Is there another way of saying “less is more" in the following context?
They changed their packaging and left only the essential branding on it. It epitomizes "less is more".
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To quote a US president, "that depends on what the meaning of 'is' is."
This phrase implies a subject and verb (via the equivocal "is") of some cause, as well as the resultant effect. At times, explicitly stating an idea is preferable to implying what the result might be (more brand recognition? more market share of the target demographic?). I would suggest that the critical idea is that simplicity (or minimalism, as @GetzelR notes) will achieve a greater impact (e.g. sales revenue).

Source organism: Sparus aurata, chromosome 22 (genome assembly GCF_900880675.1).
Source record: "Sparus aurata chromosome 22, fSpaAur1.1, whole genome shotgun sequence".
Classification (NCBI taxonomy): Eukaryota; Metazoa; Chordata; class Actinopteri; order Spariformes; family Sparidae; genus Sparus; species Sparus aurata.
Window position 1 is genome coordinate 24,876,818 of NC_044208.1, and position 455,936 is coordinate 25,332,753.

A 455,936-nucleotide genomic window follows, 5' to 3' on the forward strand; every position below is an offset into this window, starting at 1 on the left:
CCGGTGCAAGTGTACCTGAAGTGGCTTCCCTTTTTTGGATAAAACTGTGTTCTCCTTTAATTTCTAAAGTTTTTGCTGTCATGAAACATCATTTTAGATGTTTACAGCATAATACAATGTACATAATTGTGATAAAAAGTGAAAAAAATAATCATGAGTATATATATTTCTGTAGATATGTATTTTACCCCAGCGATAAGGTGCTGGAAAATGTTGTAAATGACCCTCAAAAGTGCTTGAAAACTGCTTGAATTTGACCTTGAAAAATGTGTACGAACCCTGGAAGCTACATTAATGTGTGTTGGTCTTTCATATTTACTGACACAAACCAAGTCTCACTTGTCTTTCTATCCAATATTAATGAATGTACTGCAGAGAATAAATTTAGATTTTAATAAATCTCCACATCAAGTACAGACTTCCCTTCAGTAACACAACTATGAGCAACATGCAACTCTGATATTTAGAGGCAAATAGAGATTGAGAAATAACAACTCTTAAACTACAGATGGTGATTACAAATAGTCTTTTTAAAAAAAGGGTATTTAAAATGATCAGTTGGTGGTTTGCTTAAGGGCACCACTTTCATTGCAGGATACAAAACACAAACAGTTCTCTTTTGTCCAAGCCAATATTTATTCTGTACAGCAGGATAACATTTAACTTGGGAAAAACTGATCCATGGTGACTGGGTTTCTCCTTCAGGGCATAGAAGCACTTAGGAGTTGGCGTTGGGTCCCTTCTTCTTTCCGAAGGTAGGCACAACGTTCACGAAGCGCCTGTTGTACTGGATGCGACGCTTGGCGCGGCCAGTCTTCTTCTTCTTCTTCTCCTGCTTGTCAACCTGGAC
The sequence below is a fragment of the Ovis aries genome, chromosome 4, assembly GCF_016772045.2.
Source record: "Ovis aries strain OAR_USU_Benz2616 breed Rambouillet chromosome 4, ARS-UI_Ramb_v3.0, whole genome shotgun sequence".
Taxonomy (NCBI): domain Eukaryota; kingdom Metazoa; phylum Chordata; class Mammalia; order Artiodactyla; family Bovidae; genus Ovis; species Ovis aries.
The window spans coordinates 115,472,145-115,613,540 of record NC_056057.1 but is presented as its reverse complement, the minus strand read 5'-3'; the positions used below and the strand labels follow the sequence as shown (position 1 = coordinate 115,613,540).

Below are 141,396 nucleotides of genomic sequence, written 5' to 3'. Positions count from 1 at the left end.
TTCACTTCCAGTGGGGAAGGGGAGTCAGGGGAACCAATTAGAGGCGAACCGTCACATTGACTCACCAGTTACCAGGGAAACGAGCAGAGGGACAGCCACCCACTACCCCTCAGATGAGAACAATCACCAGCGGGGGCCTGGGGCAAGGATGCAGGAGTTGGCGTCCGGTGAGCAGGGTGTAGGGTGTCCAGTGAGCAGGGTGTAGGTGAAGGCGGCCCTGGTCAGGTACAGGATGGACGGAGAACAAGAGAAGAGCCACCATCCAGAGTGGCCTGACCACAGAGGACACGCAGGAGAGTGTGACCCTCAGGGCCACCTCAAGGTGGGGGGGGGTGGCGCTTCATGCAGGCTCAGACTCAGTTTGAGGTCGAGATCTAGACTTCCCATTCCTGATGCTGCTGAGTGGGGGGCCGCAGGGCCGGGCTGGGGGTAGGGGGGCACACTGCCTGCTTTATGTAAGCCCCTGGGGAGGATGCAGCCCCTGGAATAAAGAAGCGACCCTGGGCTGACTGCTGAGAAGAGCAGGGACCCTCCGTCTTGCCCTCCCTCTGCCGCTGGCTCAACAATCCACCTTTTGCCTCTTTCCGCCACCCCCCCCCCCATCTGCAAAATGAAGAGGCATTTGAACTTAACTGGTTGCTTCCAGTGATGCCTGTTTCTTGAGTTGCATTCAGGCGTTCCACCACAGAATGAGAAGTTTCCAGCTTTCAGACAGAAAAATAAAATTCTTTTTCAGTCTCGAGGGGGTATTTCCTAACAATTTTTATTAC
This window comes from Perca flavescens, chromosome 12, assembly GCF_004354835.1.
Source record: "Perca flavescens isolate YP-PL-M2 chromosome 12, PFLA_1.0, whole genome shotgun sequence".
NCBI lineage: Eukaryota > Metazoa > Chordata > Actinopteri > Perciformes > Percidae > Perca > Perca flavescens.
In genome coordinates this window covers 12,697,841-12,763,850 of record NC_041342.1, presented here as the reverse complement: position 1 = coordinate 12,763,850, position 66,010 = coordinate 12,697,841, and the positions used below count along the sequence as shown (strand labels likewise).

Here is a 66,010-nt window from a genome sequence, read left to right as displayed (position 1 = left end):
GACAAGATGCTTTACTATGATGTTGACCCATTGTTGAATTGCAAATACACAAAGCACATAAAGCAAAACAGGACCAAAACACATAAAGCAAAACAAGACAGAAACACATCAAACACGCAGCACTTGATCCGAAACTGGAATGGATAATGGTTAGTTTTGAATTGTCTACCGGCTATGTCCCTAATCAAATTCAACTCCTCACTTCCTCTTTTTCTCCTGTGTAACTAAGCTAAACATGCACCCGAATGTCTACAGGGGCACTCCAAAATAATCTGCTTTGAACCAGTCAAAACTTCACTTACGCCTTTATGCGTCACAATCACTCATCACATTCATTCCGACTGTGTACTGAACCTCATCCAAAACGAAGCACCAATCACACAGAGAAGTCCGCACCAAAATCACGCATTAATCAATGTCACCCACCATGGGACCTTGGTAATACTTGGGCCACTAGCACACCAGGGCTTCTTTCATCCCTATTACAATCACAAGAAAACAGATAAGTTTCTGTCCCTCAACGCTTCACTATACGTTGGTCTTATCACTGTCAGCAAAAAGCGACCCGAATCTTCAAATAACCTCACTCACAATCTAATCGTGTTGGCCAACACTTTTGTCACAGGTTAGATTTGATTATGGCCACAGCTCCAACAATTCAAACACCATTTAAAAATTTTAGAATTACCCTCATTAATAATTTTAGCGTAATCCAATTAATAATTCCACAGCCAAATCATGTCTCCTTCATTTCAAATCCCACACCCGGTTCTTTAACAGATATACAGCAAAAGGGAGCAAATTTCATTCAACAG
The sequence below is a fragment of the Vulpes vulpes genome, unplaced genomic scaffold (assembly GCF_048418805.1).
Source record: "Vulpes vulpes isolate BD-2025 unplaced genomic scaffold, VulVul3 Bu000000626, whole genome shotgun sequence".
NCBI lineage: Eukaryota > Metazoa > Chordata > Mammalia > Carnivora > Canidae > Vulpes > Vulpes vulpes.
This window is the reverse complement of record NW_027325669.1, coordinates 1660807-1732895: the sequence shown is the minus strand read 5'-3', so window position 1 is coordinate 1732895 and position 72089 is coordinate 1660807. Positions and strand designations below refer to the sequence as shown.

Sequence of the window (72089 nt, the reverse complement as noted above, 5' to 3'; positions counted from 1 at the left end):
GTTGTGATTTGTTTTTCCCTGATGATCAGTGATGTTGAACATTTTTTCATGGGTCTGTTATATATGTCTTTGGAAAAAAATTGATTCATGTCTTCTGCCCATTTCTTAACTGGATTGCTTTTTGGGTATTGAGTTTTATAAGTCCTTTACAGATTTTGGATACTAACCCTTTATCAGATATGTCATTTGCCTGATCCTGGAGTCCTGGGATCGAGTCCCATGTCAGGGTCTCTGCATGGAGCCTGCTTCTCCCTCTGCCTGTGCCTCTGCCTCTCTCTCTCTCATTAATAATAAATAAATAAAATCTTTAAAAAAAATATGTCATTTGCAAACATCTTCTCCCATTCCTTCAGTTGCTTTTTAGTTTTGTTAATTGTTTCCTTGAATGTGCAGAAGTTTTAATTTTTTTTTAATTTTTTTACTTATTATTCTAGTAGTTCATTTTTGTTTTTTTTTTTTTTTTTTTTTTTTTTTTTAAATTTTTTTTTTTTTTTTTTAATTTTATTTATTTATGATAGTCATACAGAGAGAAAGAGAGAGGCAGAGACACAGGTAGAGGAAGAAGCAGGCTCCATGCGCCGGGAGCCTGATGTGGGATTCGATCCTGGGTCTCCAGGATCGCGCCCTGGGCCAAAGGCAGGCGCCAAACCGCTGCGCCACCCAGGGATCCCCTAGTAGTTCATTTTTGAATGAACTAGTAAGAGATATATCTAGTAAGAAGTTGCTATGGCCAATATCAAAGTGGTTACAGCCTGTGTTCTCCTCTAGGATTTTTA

In this context, an alternate way of stating the key phrase is to explicitly say that "a simpler package design might appeal to more customers, thus creating higher sales revenues for the company." However, by specifying both cause and effect, one finds oneself wielding a longer sentence containing some information that the target audience already understood (of course they're selling more!), supporting the idea that, well, sometimes "less is more."